Burgundy might be seem the likely answer however it is fiercely expensive and equally scarce in the top-echelons moreover, perilously unreliable at the lower-scale, so much so even the most established wine markets are disinclined.
Notable new world pinot noir producing countries like America and Australia can hardly keep up with their local demand with little incentive to export, which leaves the most logical and promising challenger to burgundy – New Zealand.
Adding some provocation, since I am making comparisons to burgundy (hypothetical of course), New Zealand’s pinot noir regions parallel burgundy but in the reverse, turning the map of burgundy upside down – with Lyon being Hastings and Dijon, Queenstown – the bottom of the North Island (Martinborough) down to the middle of the South Island (Canterbury) reminiscent of the Cote de Beaune appellations and Central Otago, in the deep-south, is the Cotes du Nuits.
And if Central Otago is the Cotes de Nuits then the sub-region of Bannockburn is Vosne-Romanee, for it is here, in a relatively very small area, that the most aromatically endowed, plushest and gorgeously textured, profound pinot noirs are made in all New Zealand, if not the entire new world.
As every pinot noir lover knows, the two most important qualities in pinot noir are aroma and texture, and Bannockburn pinot noir has it in spades.
There are four top producers in Bannockburn, Bald Hills, Felton Road, Mt Difficulty and Valli, the later being owned by the widely respected winemaker and authority on pinot noir Grant Taylor, who also makes the pinot noir at Bald Hills.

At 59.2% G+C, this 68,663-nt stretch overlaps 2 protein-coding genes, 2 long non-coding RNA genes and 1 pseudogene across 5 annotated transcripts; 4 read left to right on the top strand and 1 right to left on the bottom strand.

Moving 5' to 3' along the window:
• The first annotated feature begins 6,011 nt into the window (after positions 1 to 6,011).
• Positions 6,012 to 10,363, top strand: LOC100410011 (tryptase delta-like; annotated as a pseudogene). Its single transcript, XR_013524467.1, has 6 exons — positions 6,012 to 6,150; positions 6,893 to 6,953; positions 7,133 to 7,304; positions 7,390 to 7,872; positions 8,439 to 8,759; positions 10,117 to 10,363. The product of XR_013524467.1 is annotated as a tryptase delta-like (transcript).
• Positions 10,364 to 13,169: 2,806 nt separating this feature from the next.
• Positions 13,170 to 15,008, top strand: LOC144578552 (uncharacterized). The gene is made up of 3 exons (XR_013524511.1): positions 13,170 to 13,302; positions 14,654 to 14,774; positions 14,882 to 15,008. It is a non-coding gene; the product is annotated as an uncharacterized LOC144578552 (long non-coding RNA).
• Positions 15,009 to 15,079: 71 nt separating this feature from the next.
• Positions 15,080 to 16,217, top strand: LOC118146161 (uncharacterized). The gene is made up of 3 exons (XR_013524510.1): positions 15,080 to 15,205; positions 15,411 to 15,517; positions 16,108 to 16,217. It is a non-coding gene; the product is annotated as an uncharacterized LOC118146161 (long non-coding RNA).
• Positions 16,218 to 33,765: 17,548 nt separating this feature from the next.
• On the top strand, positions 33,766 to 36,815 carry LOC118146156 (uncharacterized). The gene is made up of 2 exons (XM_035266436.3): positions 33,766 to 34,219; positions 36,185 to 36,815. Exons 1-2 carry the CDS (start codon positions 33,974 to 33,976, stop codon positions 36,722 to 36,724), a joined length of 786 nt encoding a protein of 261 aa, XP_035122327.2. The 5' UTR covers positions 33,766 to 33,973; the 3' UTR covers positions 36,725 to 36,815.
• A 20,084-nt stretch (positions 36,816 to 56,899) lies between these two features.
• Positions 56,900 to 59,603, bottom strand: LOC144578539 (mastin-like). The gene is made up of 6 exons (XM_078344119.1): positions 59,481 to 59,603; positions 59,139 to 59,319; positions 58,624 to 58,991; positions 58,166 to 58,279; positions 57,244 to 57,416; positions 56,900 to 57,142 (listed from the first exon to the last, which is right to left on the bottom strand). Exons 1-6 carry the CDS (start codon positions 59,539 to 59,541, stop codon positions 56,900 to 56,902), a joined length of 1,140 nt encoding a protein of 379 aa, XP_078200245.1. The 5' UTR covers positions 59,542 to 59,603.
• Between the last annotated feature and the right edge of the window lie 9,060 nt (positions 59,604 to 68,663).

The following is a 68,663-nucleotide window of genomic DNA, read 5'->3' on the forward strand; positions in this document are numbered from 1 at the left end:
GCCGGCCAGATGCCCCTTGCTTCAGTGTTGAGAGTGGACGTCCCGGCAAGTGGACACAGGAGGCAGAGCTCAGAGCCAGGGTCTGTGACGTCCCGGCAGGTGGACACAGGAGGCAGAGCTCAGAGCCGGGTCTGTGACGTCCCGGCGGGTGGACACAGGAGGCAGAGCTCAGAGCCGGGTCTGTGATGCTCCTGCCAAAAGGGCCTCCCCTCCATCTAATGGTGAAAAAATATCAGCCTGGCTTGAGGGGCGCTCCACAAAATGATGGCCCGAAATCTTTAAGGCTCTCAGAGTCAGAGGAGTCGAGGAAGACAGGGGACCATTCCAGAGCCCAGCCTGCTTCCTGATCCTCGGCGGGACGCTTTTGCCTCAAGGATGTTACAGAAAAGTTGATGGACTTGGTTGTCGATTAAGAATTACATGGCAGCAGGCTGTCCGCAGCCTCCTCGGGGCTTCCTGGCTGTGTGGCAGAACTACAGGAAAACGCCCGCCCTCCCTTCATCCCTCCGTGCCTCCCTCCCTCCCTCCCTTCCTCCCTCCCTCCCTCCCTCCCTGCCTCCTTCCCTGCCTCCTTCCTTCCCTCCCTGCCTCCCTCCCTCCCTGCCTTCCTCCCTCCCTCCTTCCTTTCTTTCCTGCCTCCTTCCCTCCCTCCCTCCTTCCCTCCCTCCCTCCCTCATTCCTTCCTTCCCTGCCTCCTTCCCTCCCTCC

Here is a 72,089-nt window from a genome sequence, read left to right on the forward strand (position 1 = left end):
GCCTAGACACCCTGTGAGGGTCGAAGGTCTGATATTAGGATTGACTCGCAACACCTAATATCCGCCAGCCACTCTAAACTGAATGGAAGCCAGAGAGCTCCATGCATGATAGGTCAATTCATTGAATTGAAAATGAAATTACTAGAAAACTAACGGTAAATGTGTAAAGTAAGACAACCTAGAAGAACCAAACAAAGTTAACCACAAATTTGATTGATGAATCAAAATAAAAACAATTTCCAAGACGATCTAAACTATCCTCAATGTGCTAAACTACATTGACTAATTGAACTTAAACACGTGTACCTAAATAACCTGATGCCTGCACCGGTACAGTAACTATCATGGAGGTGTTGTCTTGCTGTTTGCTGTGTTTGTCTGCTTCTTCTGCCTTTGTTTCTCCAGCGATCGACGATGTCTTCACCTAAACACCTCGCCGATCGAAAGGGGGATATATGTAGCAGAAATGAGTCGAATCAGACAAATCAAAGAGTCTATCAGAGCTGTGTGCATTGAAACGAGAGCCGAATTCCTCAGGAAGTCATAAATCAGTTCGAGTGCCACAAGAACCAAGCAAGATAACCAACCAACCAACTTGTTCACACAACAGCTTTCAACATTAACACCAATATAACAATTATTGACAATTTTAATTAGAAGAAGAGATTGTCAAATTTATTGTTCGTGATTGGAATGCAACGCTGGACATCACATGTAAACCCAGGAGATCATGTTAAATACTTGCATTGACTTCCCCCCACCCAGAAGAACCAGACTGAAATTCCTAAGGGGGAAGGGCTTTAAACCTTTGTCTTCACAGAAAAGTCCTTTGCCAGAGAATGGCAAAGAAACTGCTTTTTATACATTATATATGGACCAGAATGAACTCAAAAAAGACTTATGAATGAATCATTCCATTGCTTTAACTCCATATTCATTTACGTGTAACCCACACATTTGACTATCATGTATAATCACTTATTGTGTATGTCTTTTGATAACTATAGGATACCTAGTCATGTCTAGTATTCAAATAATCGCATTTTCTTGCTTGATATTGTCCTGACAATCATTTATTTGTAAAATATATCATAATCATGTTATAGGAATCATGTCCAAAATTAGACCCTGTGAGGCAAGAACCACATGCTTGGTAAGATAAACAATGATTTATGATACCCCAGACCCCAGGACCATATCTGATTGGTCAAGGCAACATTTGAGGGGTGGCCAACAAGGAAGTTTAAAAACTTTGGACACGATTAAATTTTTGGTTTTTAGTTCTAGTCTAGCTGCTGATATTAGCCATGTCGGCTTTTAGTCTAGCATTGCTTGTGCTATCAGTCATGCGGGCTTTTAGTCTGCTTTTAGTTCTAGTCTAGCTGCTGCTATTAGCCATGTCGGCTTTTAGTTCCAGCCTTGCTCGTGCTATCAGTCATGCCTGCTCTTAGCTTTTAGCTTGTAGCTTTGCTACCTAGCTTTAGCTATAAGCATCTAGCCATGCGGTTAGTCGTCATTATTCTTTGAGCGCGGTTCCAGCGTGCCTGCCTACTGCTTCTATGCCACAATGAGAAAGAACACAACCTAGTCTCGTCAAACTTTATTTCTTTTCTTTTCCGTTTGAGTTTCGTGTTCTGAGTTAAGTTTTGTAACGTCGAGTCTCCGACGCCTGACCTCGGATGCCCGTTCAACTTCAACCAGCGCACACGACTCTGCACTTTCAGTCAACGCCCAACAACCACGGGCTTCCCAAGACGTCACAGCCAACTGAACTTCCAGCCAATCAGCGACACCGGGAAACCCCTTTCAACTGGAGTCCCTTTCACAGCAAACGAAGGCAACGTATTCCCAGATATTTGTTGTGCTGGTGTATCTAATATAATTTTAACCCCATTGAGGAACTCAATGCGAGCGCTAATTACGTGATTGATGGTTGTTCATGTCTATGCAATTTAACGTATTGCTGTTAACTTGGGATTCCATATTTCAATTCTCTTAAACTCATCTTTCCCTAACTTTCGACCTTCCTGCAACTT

I tasted several vintages of the Bald Hills Single Vineyard Pinot Noir recently at the New Zealand Pinot Noir Celebration 2010, held in February and was totally impressed with the wines in terms of consistency, complexity and unbridled power with none of the wines yet to reach optimum drinking, including the coveted 2005.
This wine was awarded the Sustainable Wine Trophy and also Best Red Wine Champion Award at the 2007 International Wine Challenge, arguably the world’s most important and certainly largest wine show. It went on to achieve a hat trick with the International Pinot Noir Trophy at the 2007 Decanter World Wine Awards.
This is remarkable achievement for any winery, let alone a pinot noir from the New Zealand!
Bald Hills is located on Cornish Point Road, an old gold miner’s settlement named after the Cornish gold miners who lived there. The vineyard and property is bordered by the Cairnmuir hills and the Kawarau River with panoramic, jaw dropping views towards the Pisa Range and flat-topped terraces above Lowburn (see picture), to which one assumes the name Bald Hills was derived. This is indeed dessert country or at least classified as arid in terms of lack of water and soil in the surrounding hills and ranges – essentially sheep country.